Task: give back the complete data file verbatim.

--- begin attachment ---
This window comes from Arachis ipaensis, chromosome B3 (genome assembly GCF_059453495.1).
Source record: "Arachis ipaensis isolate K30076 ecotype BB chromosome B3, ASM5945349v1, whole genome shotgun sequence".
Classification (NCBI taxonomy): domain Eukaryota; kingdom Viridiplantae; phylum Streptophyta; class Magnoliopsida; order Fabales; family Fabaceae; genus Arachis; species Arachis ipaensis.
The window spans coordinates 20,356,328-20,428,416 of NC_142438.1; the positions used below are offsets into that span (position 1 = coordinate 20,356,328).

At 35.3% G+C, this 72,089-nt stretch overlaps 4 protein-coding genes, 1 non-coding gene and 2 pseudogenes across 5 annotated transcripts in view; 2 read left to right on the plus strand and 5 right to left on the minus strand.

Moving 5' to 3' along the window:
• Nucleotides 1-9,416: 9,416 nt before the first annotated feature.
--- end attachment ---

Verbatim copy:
This window comes from Arachis ipaensis, chromosome B3 (genome assembly GCF_059453495.1).
Source record: "Arachis ipaensis isolate K30076 ecotype BB chromosome B3, ASM5945349v1, whole genome shotgun sequence".
Classification (NCBI taxonomy): domain Eukaryota; kingdom Viridiplantae; phylum Streptophyta; class Magnoliopsida; order Fabales; family Fabaceae; genus Arachis; species Arachis ipaensis.
The window spans coordinates 20,356,328-20,428,416 of NC_142438.1; the positions used below are offsets into that span (position 1 = coordinate 20,356,328).

At 35.3% G+C, this 72,089-nt stretch overlaps 4 protein-coding genes, 1 non-coding gene and 2 pseudogenes across 5 annotated transcripts in view; 2 read left to right on the plus strand and 5 right to left on the minus strand.

Moving 5' to 3' along the window:
• Nucleotides 1-9,416: 9,416 nt before the first annotated feature.